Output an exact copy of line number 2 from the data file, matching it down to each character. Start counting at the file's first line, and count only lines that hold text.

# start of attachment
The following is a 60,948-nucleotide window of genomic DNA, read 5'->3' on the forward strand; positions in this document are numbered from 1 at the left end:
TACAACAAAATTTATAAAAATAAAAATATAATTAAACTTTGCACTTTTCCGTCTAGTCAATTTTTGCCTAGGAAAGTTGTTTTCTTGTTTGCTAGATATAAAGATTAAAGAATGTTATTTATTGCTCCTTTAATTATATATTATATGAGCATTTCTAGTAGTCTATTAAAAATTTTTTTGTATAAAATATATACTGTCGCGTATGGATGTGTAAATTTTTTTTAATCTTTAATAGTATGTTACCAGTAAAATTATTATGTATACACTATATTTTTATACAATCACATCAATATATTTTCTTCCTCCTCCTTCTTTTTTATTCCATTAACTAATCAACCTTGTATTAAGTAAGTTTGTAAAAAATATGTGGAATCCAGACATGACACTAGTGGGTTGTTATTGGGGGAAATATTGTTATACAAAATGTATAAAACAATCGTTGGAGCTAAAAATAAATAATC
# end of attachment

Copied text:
TACAACAAAATTTATAAAAATAAAAATATAATTAAACTTTGCACTTTTCCGTCTAGTCAATTTTTGCCTAGGAAAGTTGTTTTCTTGTTTGCTAGATATAAAGATTAAAGAATGTTATTTATTGCTCCTTTAATTATATATTATATGAGCATTTCTAGTAGTCTATTAAAAATTTTTTTGTATAAAATATATACTGTCGCGTATGGATGTGTAAATTTTTTTTAATCTTTAATAGTATGTTACCAGTAAAATTATTATGTATACACTATATTTTTATACAATCACATCAATATATTTTCTTCCTCCTCCTTCTTTTTTATTCCATTAACTAATCAACCTTGTATTAAGTAAGTTTGTAAAAAATATGTGGAATCCAGACATGACACTAGTGGGTTGTTATTGGGGGAAATATTGTTATACAAAATGTATAAAACAATCGTTGGAGCTAAAAATAAATAATC